Cheryl Lu-Lien Tan was laid off from the Wall Street Journal in 2009, and a week later she signed a book deal with Hyperion for a food memoir. “I relied on a deep-seated desire to write this book that I’d harbored for many years — and the strength and unwavering faith that my husband, also a journalist, had in me,” Tan told Joe Grimm of the Poynter Institute. Her advice for other journalists in career transition?
You can do anything you set your mind to. Don’t let the insecurities and self-doubt that many journalists have get in the way of really going after something you want. The industry is going through such big changes now — it’s a fantastic time to have that high school guidance counselor moment where you sit yourself down and ask, “What do I *really* want to do? And, what steps do I need to take in order to I achieve that?”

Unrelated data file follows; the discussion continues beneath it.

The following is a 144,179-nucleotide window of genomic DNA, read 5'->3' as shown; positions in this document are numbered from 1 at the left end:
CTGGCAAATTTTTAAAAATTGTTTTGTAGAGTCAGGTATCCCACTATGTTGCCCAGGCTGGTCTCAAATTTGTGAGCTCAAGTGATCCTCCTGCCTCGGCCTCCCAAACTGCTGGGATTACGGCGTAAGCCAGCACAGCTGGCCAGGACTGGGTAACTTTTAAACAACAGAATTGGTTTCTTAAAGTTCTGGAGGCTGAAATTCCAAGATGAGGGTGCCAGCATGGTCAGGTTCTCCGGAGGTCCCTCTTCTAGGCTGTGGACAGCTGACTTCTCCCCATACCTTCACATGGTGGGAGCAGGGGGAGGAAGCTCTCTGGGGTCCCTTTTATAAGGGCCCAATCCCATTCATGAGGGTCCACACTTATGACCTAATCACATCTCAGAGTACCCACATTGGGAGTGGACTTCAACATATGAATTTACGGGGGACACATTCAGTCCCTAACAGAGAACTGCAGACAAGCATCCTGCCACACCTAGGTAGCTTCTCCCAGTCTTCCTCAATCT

This interview is timed perfectly because as of today, AvantGuild members can also read about how some food bloggers turned their online scribblings into full-time gigs with cookbooks, Food Network shows, and more. Those successful foodies’ tips: Don’t give up, take initiative, and take good photos.
Are you a food blogger? How do you grow your blog in a crowded niche?